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Education

49 Years Later, A Teacher Reflects On Integrating An All-White School In Miami-Dade

Nearly 50 years later, Young is still in touch with some of her students at Pinecrest Elementary
Nearly 50 years later, Young is still in touch with some of her students at Pinecrest Elementary

The iconic images of school integration show determined black students making their way through jeering white crowds, just to take their seats in class. And at the head of those classes, teachers who were part of a workforce every bit as segregated as the student body.

After the landmark Supreme Court decision in Brown vs. Board of Education, teachers represented another, lesser-known, facet of the decades-long push for integrated schools.

 

Dr. Freddie Young
Dr. Freddie Young

Dr. Freddie Young spoke with WLRN about her experience integrating then all-white Pinecrest Elementary school in 1968. Young spent more than 40 years as a teacher and principal, 35 of them in Miami-Dade. She became principal of Ethel Beckford/Richmond Elementary school, and retired in 2003, just a year after the court order mandating desegregation in Miami-Dade was finally lifted.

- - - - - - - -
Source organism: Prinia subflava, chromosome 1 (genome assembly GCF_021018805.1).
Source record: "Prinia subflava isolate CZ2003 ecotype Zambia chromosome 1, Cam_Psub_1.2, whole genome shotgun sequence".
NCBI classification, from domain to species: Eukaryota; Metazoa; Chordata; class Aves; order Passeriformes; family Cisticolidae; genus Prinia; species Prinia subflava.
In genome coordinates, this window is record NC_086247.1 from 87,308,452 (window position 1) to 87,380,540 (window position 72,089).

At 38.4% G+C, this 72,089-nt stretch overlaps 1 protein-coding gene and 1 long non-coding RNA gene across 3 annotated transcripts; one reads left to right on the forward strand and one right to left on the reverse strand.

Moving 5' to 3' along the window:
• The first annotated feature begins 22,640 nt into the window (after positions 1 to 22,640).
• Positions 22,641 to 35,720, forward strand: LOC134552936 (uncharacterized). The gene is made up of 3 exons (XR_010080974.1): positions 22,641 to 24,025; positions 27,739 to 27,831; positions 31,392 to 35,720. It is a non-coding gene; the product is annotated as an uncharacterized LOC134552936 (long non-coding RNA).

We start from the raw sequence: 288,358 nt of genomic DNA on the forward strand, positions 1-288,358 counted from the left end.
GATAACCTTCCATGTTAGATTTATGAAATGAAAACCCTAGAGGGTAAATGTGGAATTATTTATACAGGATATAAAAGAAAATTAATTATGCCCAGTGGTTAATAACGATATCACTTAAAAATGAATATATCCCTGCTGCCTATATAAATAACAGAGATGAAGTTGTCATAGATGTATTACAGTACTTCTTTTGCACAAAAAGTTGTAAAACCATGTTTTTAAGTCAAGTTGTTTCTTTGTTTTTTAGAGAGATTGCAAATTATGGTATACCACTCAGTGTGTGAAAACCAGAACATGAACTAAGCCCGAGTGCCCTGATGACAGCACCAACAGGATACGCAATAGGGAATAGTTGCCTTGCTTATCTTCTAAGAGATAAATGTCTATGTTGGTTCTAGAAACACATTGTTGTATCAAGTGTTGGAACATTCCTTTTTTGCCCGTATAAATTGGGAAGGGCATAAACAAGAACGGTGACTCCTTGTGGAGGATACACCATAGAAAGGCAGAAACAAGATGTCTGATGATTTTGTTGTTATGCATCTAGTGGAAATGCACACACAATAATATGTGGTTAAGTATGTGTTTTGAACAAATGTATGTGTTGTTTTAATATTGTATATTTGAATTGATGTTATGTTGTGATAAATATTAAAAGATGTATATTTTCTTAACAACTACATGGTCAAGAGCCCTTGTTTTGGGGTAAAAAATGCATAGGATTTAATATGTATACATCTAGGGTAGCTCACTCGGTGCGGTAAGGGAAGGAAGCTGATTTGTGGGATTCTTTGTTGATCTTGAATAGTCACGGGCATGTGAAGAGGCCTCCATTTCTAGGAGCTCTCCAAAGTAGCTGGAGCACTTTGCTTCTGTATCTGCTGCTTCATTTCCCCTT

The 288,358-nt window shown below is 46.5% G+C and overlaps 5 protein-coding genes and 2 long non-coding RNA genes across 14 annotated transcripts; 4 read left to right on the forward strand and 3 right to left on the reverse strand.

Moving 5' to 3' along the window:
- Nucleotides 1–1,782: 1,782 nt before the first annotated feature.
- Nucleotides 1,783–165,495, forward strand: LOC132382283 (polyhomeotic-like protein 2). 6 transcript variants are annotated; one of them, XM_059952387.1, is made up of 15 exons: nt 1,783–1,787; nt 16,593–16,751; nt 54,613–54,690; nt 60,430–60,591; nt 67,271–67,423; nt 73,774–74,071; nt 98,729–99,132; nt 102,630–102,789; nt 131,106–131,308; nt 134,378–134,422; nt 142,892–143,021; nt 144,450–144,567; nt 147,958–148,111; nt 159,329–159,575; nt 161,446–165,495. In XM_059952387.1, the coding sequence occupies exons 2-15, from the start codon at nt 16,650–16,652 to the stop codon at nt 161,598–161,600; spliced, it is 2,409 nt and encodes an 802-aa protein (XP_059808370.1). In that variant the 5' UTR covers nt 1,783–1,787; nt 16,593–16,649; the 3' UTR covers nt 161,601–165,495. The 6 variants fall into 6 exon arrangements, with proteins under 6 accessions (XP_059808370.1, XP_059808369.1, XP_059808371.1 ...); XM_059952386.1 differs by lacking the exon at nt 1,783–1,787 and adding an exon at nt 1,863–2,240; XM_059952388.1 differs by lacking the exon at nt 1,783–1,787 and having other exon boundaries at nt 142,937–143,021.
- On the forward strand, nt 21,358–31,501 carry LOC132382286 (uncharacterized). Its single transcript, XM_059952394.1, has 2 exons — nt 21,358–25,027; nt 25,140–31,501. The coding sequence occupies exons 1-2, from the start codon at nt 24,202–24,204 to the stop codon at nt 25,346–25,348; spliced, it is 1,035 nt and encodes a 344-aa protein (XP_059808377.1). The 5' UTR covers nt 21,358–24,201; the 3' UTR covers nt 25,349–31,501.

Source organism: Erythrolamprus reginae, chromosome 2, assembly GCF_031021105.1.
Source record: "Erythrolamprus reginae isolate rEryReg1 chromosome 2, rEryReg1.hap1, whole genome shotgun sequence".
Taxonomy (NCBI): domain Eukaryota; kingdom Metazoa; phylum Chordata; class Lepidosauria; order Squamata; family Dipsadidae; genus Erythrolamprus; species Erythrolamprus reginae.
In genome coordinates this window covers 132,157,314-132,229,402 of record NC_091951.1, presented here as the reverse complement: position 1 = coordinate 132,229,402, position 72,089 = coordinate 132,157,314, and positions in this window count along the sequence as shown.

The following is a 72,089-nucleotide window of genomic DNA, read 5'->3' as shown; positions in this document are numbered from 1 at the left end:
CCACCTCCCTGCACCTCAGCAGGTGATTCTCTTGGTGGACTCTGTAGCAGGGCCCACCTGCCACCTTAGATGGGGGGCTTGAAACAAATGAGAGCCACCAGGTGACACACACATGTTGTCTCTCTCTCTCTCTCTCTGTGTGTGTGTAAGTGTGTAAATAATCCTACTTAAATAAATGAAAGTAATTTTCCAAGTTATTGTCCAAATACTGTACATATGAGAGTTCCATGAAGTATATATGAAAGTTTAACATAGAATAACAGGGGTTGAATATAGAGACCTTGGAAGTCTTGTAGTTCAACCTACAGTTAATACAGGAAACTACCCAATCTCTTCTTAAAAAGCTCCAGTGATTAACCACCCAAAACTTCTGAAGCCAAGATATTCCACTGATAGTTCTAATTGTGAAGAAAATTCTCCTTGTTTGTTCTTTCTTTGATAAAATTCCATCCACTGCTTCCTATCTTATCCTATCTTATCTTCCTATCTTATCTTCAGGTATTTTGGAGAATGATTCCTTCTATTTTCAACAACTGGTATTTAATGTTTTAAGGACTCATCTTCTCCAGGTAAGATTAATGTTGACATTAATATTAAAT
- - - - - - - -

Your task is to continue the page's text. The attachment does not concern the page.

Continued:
You can listen to the conversation here: 

 

Freddie Young with colleagues at Pinecrest Elementary School
Credit Courtesy Freddie Young
/
Freddie Young with colleagues at Pinecrest Elementary School

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